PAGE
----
The workplace has definitely changed in the last twenty-five years. You have probably noticed the changes in technology and the increase of Generation-X managers in your organization. But what you may not have noticed is the shift in employee expectations of management. They are no longer satisfied with the “command and control” mentality that dominated management thinking in the 20th century. Employees are now looking for collaborative relationships with managers which ultimately, if done correctly, result in a savvier, more professional employee.
“Coaching” is used to describe how managers can structure their employee relationships in a more collaborative way. However, this technique is not limited to managers. Many organizations have their own Executive Coaches, and coaching can also happen between peers. Every position within your organization, from executives to interns, can benefit from coaching.
Management Concepts embraces the “Anytime Coaching” model. This model focuses on coaching in the moment, and incorporates four practices:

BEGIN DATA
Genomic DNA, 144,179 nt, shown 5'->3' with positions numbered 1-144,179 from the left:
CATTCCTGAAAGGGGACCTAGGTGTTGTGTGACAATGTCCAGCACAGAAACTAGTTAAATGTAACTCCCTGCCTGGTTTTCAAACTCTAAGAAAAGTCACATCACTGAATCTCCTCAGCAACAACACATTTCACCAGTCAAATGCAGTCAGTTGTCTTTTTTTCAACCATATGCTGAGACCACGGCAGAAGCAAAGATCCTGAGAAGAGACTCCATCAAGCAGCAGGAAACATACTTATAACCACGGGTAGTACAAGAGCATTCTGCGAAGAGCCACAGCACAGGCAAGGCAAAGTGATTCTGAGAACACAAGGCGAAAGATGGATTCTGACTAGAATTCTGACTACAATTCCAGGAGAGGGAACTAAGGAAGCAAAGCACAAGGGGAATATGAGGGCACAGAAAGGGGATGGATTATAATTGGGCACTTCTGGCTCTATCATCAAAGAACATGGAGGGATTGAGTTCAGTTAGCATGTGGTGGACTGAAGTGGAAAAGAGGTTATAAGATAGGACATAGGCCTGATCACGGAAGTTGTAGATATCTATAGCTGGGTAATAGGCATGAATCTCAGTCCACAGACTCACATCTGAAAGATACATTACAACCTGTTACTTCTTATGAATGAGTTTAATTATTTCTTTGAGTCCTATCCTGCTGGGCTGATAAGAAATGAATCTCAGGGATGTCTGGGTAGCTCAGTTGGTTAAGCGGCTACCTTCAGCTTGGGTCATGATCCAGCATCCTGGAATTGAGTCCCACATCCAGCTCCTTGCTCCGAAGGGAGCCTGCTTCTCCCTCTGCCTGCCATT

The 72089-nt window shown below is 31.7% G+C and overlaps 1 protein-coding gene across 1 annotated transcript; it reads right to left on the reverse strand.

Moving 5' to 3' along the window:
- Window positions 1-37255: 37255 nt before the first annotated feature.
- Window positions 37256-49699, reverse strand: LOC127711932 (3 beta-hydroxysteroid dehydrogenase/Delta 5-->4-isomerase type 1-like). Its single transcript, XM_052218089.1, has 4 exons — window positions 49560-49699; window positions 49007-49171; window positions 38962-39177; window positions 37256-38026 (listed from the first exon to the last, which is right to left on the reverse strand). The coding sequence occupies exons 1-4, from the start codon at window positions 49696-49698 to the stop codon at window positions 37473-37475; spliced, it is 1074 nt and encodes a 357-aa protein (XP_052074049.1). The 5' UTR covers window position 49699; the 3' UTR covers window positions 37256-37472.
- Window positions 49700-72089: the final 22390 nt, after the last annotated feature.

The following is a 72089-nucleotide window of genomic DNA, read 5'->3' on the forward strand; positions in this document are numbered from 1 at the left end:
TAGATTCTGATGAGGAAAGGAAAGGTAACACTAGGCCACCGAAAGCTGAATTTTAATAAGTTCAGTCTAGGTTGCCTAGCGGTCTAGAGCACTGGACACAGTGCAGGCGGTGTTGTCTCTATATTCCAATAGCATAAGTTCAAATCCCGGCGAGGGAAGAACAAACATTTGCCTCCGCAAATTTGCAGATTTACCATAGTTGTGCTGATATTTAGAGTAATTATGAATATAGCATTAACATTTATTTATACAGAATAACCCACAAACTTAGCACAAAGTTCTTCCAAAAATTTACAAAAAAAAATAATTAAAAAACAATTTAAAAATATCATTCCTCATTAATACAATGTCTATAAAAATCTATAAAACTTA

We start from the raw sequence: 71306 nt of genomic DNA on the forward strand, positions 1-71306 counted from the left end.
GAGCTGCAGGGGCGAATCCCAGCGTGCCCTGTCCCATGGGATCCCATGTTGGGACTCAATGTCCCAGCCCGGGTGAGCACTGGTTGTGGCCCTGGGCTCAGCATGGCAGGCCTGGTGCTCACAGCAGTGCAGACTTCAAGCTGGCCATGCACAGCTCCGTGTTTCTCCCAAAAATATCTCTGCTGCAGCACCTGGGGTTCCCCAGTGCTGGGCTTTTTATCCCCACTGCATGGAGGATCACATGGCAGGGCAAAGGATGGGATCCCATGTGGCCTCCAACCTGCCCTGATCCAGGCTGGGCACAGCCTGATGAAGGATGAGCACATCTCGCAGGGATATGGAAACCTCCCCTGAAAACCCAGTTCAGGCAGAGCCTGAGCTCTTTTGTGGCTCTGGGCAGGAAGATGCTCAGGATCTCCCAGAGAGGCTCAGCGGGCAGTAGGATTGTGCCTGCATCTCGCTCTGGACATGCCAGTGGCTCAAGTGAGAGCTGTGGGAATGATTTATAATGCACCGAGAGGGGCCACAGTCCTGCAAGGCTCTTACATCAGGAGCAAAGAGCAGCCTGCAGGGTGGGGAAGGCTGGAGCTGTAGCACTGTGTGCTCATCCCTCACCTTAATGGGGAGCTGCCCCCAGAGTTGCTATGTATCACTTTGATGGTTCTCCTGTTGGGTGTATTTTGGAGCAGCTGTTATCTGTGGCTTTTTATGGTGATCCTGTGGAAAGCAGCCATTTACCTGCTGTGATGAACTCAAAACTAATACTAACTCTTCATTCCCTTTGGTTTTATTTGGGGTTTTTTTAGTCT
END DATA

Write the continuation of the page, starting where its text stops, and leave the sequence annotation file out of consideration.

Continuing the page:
– Observe: View situations from a new perspective so that you are aware of the meaning behind others’ words.
– Inquire: Ask insightful questions that get to the cause of others’ behavior.
– Listen: Listen intently so that you can understand others’ needs.
– Respond: Engage in conversations that result in clear and achievable expectations.
Coaching is a powerful tool for managers and supervisors. It enables you to address performance gaps in a way that achieves the results you are looking for, while strengthening the manager-employee relationship. For more information about coaching employees for day-to-day performance improvement, take our Anytime Coaching class.
Jarar, check out my post on Complexity Leadership Theory and 21st century management on govloop.